JENA: I think most people who are not in medicine would think that if they had a sort of a devastating diagnosis like that happen, it would be expected that somebody from work would just say, “Go home.” Right? But you didn’t even expect that response, which is why it stood out in your mind so much, which is also kind of jarring for me to, to think about.
FLANARY: We just — we need to, like, do more of that for each other. Right? I honestly think, showing compassion and humanity for other health care workers is a way that we could help combat burnout in medicine, uh, because we all have this kind of sense of individualism that we have to just go, go, go. and we can’t expect other people to help us. And, but we all — we need help. everyone is burned out in medicine right now with the pandemic. And we need to help each other more. We need to show each other that humanity a little bit more so that we can all get through a career in medicine together.
Will recovered from both bouts of testicular cancer. But in the spring of 2020, just after he had started to gain some attention for his funny videos, something else happened.
FLANARY: I had a little bit of an issue with, uh, cardiac arrest.
JENA: Yes, a little bit of an issue.
FLANARY: Just a li — little tiny — little tiny problem with my heart.
JENA: Yeah. As they say, a touch of the cardiac arrest.
FLANARY: A touch — a touch of the cardiac arrest. it was back in May of 2020. So, we’re talking, you know, peak of the pandemic, basically. It was at four o’clock in the morning. My wife woke up and heard me gasping for breath. And she thought I was snoring. I was very — really loud snoring. She, like, nudged me, you know, pushed me, was, like, trying to get me to wake up. but I was still making those noises. And so, she knew something was wrong. And what she didn’t know was that I was having agonal breaths, which are a sign of cardiac arrest. My wife is not in medicine at all. She’s in marketing communications but she knew something was wrong. She called 911, uh, who then walked her through C.P.R. because she had never, you know, done C.P.R. and then she proceeded to do 10 consecutive minutes of chest compressions, uh, until E.M.S. arrived. 10 minutes.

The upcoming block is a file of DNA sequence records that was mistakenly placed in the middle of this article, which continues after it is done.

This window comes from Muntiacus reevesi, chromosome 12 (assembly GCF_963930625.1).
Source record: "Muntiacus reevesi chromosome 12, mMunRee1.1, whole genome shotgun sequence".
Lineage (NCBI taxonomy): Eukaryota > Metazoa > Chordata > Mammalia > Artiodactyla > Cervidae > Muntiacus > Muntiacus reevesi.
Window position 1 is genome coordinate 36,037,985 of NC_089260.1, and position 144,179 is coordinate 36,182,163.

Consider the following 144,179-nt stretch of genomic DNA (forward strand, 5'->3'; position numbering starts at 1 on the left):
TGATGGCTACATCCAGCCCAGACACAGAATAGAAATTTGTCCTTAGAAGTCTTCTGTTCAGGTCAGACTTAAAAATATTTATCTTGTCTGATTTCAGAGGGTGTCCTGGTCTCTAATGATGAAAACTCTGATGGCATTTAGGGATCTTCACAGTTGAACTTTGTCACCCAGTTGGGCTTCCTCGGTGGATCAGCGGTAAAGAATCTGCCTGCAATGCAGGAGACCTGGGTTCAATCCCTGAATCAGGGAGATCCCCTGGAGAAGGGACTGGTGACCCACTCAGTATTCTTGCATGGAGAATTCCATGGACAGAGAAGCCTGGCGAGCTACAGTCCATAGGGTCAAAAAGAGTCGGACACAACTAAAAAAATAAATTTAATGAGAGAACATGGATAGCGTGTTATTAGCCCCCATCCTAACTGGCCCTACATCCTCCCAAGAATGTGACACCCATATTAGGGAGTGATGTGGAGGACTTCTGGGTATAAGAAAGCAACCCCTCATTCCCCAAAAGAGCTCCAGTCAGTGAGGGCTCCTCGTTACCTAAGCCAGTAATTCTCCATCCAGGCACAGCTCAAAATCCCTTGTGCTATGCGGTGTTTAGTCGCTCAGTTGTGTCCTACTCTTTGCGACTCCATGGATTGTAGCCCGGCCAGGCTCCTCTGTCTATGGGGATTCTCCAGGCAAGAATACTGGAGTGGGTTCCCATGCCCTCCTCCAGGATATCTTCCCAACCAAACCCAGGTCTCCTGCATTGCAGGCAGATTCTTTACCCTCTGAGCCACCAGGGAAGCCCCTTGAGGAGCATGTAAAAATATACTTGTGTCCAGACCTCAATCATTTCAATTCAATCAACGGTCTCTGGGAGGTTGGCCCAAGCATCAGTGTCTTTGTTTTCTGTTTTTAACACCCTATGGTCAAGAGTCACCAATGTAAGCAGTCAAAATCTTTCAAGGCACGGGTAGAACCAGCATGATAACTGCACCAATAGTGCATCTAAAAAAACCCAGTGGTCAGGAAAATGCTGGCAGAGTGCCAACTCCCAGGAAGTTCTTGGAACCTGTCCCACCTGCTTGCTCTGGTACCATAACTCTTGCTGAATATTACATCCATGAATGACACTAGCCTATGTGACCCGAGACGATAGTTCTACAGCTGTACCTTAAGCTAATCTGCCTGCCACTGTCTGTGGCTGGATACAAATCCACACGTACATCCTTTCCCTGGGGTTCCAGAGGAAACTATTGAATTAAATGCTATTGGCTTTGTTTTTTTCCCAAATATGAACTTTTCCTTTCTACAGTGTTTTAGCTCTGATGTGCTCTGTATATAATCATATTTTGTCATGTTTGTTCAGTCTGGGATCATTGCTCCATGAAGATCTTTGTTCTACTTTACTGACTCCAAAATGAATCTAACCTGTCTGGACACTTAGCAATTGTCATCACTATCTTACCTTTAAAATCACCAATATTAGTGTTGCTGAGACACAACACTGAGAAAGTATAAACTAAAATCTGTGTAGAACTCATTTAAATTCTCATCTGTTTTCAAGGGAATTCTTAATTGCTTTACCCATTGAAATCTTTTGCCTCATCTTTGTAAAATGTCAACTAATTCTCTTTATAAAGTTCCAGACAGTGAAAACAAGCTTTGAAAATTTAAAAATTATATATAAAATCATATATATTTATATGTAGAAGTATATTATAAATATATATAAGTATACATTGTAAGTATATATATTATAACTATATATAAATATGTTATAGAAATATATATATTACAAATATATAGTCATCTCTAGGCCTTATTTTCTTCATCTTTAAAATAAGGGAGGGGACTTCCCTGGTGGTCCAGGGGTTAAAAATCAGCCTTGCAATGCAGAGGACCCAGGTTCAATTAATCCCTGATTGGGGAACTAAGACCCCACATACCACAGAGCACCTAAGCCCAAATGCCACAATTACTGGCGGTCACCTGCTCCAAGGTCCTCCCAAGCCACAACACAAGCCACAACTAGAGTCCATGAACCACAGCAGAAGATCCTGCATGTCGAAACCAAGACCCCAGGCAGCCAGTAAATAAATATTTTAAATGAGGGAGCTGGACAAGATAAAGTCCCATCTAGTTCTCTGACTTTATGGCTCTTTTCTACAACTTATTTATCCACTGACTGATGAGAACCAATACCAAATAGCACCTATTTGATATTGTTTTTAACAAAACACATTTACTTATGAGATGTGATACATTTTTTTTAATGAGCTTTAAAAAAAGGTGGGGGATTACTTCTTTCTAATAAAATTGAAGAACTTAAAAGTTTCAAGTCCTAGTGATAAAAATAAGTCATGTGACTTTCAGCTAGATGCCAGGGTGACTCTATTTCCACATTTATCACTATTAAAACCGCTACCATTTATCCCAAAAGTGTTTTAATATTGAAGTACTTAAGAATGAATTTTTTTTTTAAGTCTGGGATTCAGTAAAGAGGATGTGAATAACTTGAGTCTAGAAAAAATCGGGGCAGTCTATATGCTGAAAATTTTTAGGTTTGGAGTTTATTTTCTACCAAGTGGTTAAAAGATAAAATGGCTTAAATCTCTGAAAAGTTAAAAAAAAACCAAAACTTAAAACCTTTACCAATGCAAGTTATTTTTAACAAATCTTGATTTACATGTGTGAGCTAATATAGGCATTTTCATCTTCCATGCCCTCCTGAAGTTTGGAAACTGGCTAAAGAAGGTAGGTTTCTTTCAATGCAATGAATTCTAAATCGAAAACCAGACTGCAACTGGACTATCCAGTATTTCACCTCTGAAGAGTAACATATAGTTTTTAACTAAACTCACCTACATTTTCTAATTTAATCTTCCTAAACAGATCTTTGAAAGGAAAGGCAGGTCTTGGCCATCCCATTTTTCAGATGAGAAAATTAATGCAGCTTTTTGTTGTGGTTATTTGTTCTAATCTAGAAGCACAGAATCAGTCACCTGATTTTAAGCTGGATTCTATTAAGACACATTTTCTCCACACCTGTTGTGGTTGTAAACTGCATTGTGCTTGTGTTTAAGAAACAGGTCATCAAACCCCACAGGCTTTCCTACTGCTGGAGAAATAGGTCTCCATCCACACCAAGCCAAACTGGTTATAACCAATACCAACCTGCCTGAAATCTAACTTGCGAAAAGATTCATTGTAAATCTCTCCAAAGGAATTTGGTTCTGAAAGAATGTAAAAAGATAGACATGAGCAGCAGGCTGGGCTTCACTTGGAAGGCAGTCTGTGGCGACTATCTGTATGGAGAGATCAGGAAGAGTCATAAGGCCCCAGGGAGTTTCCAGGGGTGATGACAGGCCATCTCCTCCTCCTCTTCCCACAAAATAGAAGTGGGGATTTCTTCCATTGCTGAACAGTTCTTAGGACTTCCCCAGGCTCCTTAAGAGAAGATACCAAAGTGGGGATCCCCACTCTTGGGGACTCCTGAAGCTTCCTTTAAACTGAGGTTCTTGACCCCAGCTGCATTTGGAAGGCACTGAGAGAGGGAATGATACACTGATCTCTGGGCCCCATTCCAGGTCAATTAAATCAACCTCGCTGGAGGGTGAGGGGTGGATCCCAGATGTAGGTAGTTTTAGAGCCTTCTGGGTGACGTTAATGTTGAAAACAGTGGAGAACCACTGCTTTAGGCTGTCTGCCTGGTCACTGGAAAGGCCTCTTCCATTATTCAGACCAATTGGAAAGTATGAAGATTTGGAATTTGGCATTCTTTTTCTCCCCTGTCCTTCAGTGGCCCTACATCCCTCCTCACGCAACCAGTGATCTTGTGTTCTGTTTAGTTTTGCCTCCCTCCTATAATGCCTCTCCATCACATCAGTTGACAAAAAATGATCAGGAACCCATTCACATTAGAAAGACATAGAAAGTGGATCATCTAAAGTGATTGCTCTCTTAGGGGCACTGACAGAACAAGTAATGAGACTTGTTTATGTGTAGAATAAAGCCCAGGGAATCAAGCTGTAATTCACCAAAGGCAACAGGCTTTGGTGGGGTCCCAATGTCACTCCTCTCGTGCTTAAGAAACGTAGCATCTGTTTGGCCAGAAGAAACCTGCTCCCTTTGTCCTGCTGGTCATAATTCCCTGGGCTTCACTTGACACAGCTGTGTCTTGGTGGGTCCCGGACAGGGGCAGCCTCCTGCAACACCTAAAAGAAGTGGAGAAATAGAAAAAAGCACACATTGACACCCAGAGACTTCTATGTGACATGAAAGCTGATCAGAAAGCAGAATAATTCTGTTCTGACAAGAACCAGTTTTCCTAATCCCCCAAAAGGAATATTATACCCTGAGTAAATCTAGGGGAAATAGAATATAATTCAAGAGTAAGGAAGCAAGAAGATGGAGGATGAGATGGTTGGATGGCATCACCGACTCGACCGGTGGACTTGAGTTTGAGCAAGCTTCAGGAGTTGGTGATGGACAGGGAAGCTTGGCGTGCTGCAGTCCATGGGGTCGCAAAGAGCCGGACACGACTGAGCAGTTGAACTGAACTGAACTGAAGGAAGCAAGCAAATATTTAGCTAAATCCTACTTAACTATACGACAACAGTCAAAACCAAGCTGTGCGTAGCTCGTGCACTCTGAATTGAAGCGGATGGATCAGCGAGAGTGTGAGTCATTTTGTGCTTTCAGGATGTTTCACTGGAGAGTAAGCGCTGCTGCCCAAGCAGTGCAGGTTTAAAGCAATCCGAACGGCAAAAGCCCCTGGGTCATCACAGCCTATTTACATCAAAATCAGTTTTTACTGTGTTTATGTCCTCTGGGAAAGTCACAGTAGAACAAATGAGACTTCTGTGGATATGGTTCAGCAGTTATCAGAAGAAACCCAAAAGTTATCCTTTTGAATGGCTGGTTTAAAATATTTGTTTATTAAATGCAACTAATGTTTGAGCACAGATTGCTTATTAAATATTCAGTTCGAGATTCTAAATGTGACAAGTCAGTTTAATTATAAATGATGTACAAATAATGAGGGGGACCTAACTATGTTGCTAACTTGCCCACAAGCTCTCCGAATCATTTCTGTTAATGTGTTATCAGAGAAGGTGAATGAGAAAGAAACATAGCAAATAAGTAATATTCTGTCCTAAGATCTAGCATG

JENA: Yeah. Wow.
FLANARY: That’s, that’s an eternity. When you’re doing, like, two-person C.P.R., right, you know, you’re supposed to, like, tap out every two minutes because you get tired. She did effective chest compressions on me for 10 minutes. And I still don’t know how she did. I mean, adrenaline is a wonderful thing. We have the 911 call, and, I — I actually play this call whenever I go and speak, uh, to audiences about this because it’s such a powerful call to hear what people go through in terms of medical trauma to their family members. We always think about the patient, right? But she was the one that lived through that trauma. And so, it’s honestly more her story than it is mine, because I went to bed one night. I woke up in the I.C.U. two days later. I didn’t know what the hell was going on. But she lived through that, and eventually E.M.S. arrived. They took me off to the hospital, and, uh, I pretty much got admitted to the I.C.U. right away. They cooled me down. It was basically, they, like, targeted hypothermia treatment for about 24 hours. And then we all waited until they woke me up to see if I would survive.
Will’s cardiac arrest was the result of a life-threatening arrhythmia called ventricular fibrillation. When this happens, the ventricles, or lower chambers of the heart, quiver erratically. This cuts off blood flow to the rest of the body, and if untreated, leads to death. Fewer than 12 percent of people who suffer a cardiac arrest outside the hospital, as Will did, survive this event. He has since had a defibrillator implanted in his heart to prevent this from happening again.
Will’s wife undoubtedly saved his life. It was a compelling story that people followed closely on social media. He has an even bigger platform for his comedy now, and more material. Remember that first clip we played about the patient whose I.C.U. stay wasn’t covered because the doctor at the in-network hospital was actually out-of-network for the patient? That was about Will’s own hospitalization after his cardiac arrest.
By making fun of these situations, Will is certainly not making light of them. In part, it’s how he helps himself cope, even if it’s not what he wants from others.